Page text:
One of the most misunderstood aspect of Lean transformation is that it’s perceived to be inward looking and not customer centric.
Just how off the mark is this flawed theory, is what I’ve tried to answer below:
Nimish: The answer of course is very strategic. Before you can deliver more value to your customers you have to remove the waste from your own value adding activities.
Lean is all about removing waste from your value adding activities to get to a state of continuous improvement. It is strategic because it allows you to deliver more value to your customers than your competitors can. Therefore the main focus is always on the customer.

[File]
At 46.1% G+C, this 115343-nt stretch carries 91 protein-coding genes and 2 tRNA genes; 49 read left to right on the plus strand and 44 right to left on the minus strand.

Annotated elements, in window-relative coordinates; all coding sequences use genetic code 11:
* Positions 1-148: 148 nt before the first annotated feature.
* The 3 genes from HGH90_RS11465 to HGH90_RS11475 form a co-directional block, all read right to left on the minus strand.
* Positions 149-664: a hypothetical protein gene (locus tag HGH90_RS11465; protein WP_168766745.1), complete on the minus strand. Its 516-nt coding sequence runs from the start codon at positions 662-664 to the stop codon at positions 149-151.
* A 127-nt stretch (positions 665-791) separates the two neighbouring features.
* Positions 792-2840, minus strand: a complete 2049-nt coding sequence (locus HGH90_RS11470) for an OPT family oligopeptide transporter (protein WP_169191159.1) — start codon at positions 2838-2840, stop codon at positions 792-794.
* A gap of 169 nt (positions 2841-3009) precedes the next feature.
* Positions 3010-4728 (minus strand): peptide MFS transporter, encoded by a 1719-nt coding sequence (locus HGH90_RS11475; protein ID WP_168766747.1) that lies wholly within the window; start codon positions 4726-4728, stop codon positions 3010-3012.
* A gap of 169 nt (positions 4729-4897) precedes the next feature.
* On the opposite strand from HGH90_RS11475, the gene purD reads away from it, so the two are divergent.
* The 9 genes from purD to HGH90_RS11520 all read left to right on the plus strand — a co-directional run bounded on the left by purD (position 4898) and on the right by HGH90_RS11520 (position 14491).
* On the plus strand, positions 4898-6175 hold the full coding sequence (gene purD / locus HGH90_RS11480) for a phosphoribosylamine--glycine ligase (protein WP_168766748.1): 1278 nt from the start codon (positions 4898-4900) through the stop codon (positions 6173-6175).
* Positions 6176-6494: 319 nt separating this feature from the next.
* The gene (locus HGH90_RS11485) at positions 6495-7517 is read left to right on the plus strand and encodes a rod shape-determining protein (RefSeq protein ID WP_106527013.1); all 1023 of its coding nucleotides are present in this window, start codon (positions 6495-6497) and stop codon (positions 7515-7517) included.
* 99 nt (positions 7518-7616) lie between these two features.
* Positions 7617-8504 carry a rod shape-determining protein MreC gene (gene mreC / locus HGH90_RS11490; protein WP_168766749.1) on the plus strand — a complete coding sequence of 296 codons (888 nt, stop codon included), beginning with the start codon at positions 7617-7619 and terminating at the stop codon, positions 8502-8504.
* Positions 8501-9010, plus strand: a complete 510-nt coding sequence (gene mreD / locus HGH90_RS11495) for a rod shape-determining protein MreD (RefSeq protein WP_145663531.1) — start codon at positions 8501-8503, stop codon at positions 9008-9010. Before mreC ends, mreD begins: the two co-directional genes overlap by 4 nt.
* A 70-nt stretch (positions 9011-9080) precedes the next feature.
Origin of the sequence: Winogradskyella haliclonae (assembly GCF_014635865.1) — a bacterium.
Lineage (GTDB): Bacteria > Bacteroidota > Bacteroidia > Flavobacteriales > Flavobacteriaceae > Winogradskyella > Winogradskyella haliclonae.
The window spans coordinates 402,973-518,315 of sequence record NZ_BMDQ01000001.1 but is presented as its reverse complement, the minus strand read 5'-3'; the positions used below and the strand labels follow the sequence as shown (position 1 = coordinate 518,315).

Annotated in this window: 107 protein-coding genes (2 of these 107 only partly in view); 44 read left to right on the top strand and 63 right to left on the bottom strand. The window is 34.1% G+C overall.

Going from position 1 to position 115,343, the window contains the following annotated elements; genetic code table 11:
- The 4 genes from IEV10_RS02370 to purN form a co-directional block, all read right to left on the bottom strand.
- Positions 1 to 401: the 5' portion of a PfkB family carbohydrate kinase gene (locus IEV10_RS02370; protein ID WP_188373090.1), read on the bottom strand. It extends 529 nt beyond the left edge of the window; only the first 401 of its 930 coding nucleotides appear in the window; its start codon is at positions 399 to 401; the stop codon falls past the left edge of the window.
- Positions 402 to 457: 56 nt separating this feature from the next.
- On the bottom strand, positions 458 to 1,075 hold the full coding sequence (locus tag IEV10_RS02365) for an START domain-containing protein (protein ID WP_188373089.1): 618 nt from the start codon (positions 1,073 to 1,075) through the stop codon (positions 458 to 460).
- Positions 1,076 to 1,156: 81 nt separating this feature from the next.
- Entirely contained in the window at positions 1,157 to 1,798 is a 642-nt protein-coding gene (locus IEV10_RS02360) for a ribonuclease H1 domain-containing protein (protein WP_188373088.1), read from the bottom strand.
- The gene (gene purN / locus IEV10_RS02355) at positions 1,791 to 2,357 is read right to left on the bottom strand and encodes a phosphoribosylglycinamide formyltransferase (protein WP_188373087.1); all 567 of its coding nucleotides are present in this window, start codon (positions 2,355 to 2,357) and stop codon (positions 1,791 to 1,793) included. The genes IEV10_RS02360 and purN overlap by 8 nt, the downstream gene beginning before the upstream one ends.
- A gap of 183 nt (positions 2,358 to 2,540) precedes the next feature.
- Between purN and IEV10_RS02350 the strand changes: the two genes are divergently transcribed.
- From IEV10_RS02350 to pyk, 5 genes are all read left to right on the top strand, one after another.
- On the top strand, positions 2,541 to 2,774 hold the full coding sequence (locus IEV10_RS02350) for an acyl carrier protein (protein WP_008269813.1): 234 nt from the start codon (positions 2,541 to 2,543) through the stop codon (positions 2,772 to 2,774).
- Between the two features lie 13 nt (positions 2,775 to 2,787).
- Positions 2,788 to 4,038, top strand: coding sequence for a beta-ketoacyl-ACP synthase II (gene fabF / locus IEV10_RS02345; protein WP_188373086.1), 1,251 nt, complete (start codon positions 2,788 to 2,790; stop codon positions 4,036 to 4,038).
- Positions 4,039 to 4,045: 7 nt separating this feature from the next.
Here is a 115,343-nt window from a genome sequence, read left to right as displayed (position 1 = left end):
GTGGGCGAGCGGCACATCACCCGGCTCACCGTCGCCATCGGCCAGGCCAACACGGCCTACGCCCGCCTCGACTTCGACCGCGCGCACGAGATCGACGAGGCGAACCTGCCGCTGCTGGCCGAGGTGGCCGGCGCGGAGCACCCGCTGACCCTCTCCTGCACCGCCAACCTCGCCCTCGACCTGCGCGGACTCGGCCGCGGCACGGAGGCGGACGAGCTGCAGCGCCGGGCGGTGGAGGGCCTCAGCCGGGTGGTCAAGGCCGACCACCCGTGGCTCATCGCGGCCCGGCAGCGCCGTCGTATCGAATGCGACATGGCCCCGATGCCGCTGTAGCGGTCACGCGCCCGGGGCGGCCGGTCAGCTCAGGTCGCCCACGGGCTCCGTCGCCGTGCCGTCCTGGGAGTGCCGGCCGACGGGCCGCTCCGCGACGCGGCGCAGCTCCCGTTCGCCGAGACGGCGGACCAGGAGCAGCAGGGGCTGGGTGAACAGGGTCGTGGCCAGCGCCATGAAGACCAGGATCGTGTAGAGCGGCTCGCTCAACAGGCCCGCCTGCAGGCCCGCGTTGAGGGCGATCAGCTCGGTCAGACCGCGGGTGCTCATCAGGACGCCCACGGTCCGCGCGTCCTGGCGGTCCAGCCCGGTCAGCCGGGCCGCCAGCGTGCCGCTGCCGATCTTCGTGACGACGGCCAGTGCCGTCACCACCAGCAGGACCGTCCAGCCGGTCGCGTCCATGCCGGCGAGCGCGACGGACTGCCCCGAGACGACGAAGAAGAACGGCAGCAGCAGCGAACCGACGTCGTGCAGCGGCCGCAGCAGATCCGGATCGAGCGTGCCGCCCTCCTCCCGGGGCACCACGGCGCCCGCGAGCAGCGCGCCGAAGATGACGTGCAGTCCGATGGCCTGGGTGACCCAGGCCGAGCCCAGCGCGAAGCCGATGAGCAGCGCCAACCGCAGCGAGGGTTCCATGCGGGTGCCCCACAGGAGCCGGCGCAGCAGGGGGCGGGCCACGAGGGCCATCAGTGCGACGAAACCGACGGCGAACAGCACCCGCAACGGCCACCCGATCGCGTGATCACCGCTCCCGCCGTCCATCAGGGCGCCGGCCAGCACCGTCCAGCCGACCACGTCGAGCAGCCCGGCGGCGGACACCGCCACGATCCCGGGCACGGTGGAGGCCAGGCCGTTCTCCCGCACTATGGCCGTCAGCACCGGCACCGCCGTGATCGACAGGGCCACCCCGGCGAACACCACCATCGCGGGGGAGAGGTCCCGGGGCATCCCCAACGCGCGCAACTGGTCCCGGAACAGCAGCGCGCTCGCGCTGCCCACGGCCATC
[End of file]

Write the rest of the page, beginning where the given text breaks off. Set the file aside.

Determine what the customer sees as value and then focus your efforts on removing the waste that stands in the way of delivering that value. This is true for any business, not just manufacturers.
Once you have removed the first layer of waste then you go back again and again to keep removing more. The idea of continuous improvement is not a dream, it is the reality of how a lean company behaves every day. There is no such thing as “when will we be done?” when talking about continuous improvement.
So, don’t be fooled, all of the things we do in lean to improve our value adding activities are aimed at being able to deliver more value to our customers.
As a result they are always customer-focused and not inward-focused.